Since the consumer specification requires a local user interface, or a companion device in proximity, as well as user consent for all profile operations, applicability for an IoT use case is limited. Low-power IoT devices are often managed from remote and automated handling for a batch of hundreds or thousands of (identical) devices is desirable. Request for user consent, handled locally, or from a remote or individual device, is not acceptable.
Besides the user interface, another issue with the consumer standard is the need for support of HTTPS in the device. HTTPS is not a suitable protocol for battery-driven low-power IoT devices, where UDP is supported rather than TCP. A protocol stack suitable for low-power IoT is required for the interaction with such a device. If in addition, the IoT device is also memory constrained, the same protocol stack, as used for device and data management, must also be used for profile download and management.
eSIM for low-power IoT
We conclude that neither of the two current GSMA eSIM standards is really suitable for constrained low-power IoT devices and a new solution is required. At the same time, there is a strong push from enterprises and IoT service providers to have a solution available as soon as possible. To save time when developing the new solution, it is desirable to build upon one of the existing specifications. We believe the M2M standard should be disqualified due to the drawbacks in terms of complexity, cost, and lock-in effect. The consumer standard on the other hand, is relatively close to what is needed in the market and has a robust architecture and existing ecosystem to build on.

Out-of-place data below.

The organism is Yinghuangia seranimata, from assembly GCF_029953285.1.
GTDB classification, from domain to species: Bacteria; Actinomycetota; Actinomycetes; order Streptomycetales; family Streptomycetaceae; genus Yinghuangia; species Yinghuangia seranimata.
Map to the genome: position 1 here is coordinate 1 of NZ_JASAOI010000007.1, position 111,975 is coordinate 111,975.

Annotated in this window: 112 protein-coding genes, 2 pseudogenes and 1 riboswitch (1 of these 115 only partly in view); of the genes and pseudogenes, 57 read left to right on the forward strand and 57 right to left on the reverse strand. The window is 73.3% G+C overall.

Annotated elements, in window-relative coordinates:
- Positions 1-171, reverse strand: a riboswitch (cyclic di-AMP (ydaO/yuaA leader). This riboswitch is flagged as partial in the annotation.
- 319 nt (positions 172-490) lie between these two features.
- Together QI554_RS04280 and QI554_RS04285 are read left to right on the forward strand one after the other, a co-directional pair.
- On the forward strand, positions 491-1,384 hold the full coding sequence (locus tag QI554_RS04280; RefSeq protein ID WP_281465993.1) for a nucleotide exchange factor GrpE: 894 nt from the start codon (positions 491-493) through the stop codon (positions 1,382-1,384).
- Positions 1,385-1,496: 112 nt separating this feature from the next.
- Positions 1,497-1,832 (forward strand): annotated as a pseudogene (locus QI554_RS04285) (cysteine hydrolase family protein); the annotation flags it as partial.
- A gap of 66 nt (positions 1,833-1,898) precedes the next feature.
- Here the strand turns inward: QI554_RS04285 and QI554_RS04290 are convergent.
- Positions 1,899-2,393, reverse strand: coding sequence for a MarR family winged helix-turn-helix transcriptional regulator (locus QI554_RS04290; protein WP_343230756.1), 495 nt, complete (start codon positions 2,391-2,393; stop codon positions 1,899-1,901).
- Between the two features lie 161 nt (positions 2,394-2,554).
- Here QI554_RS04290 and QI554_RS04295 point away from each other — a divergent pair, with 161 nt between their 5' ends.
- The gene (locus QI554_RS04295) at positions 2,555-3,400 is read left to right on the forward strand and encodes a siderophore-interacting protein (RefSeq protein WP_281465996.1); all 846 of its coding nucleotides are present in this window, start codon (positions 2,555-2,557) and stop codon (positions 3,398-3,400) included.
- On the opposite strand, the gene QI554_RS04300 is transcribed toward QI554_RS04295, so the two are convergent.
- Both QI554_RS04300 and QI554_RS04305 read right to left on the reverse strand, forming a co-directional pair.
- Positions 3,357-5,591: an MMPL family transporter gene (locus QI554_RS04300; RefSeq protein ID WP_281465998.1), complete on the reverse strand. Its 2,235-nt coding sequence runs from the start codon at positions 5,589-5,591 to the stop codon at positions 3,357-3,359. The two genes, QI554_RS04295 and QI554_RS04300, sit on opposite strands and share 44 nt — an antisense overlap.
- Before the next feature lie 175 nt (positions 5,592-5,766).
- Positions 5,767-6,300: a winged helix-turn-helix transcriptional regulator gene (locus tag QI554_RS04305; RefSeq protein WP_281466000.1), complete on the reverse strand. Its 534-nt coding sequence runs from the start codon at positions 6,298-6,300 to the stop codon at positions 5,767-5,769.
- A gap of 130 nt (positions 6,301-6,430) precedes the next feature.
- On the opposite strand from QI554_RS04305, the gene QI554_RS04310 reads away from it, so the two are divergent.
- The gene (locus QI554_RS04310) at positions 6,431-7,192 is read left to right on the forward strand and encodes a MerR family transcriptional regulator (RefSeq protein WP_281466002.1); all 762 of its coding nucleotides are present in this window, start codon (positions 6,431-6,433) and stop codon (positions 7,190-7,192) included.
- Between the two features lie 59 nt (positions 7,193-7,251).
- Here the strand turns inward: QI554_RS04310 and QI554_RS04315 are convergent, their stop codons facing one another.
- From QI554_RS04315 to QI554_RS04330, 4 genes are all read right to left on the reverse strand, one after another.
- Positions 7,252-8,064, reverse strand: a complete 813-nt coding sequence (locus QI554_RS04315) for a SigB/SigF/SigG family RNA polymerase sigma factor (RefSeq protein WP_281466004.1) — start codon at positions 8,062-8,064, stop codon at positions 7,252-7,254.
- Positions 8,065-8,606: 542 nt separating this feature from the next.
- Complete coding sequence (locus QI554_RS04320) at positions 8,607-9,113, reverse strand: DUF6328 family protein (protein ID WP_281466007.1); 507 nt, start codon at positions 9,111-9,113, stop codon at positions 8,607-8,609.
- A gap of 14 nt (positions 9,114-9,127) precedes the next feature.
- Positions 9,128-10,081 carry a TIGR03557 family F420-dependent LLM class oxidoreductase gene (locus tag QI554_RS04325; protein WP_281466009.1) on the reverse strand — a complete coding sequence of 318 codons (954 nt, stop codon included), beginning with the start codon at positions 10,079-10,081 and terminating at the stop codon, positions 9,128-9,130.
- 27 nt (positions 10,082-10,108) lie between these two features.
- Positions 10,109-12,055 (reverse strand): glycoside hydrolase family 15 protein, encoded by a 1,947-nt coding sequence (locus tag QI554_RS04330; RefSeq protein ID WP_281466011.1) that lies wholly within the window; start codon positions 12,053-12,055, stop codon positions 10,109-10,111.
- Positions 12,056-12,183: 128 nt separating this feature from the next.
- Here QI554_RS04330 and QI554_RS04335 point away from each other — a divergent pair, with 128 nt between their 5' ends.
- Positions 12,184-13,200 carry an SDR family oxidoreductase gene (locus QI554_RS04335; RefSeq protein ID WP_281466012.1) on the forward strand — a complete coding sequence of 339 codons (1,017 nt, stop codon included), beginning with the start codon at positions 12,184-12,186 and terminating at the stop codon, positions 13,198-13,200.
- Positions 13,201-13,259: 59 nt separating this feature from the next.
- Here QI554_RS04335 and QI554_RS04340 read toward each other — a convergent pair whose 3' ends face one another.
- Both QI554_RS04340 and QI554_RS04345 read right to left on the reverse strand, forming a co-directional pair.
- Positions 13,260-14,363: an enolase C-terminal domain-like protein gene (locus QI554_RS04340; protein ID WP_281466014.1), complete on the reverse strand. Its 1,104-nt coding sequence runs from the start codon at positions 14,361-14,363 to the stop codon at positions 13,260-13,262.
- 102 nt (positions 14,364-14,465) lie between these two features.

The new solution should allow the IoT service providers or enterprises to control profiles for their eSIM devices without involvement or integration of third parties, such as the CSPs or any provisioning server. The IoT service providers or enterprises should be able to buy a batch of subscriptions from any CSP they prefer and instruct their devices to download those profiles.
The consumer standard provides a good base for the new solution, but will require some changes. For example, the IoT services provider or enterprise must be allowed to manage profiles from a remote entity rather than via a local user interface and user consent cannot be required for each action and device. Automated handling for a batch of devices must be possible. IoT service providers or enterprises should be able to program a remote managing entity to download and switch profiles for their devices without having to provide user consent individually for each device. Each device then needs to have capabilities to ensure that only authorized entities are allowed to trigger profile downloads and manage profiles.